Grasim coal prices to set new record -traders

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LONDON, Oct 8 (Reuters) Indian cement maker Grasim's tender for Q4 coal is expected to draw the highest prices yet for delivered coal into India, Indian traders said.

Grasim is seeking two panamax cargoes of South African coal for late October and November shipment.

''This tender is likely to set a new benchmark for Indian coal prices,'' one major Indian trader said.

He added: ''1, 2 and maybe 5 a tonne CIF have been paid but no higher than that. I think Grasim will have to pay at least 0.00 a tonne.'' Two December loading South African coal pananax cargoes traded on Monday morning at .00 a tonne FOB Richards Bay.

Current panamax freight rates are around .00 and are expected to rise further.

A few Indian consumers of imported coal have continued to tender regularly despite steadily rising coal and freight prices this year.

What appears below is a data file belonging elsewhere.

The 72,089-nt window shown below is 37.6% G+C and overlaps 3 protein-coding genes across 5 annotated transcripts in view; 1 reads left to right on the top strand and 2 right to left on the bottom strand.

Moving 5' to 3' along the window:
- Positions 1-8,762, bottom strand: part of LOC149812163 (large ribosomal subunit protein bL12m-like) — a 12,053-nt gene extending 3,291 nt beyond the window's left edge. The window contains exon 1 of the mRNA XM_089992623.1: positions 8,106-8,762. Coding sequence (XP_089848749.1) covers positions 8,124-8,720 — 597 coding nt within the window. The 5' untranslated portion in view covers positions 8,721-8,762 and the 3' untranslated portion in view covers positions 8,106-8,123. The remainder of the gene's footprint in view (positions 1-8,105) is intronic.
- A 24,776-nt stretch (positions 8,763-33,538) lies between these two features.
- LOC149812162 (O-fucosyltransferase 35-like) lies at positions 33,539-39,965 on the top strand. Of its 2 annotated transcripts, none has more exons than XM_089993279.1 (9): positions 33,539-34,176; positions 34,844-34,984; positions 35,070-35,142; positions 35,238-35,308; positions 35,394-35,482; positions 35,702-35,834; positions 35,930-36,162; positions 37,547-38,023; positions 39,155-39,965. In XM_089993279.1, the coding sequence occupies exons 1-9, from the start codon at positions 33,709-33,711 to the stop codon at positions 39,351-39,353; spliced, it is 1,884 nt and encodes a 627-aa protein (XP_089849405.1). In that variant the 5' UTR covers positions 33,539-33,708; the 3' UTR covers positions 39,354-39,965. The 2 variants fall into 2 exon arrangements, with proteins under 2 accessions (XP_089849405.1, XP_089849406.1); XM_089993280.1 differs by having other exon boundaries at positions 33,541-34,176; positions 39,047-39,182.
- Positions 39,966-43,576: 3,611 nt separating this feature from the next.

''They are not all so price-driven. Grasim buys for its regular needs, not when prices are attractive. The demand is still strong and it is still there,'' the trader said.

Other consumers in the cement and sponge iron sectors which can take a variety of imported coal and can blend it with domestic, have recently scaled back their buying.

''The consumers have been living on a hand-to-mouth basis for the past few months now and they can carry on doing that for at least another few months while they wait for lower prices,'' another Indian trader said.

''Gujarat Ambuja tendered recently for three South African cargoes but they took only one, at a price much lower than anybody else offered,'' he said.

''Most of the buyers are doing the same - taking only what they must and waiting,'' he added.

India is expected to import 9-10 million tonnes of South African coal in 2007, up from around 3 million in 2006.

Despite the insistence of Indian traders and consumers through the year that the Indian market is entirely price-driven and that no Indian buyer would pay over .00 a tonne FOB or .00 CIF, South African imports have been at record levels even through the monsoon months of July and August.

REUTERS MP HS1811

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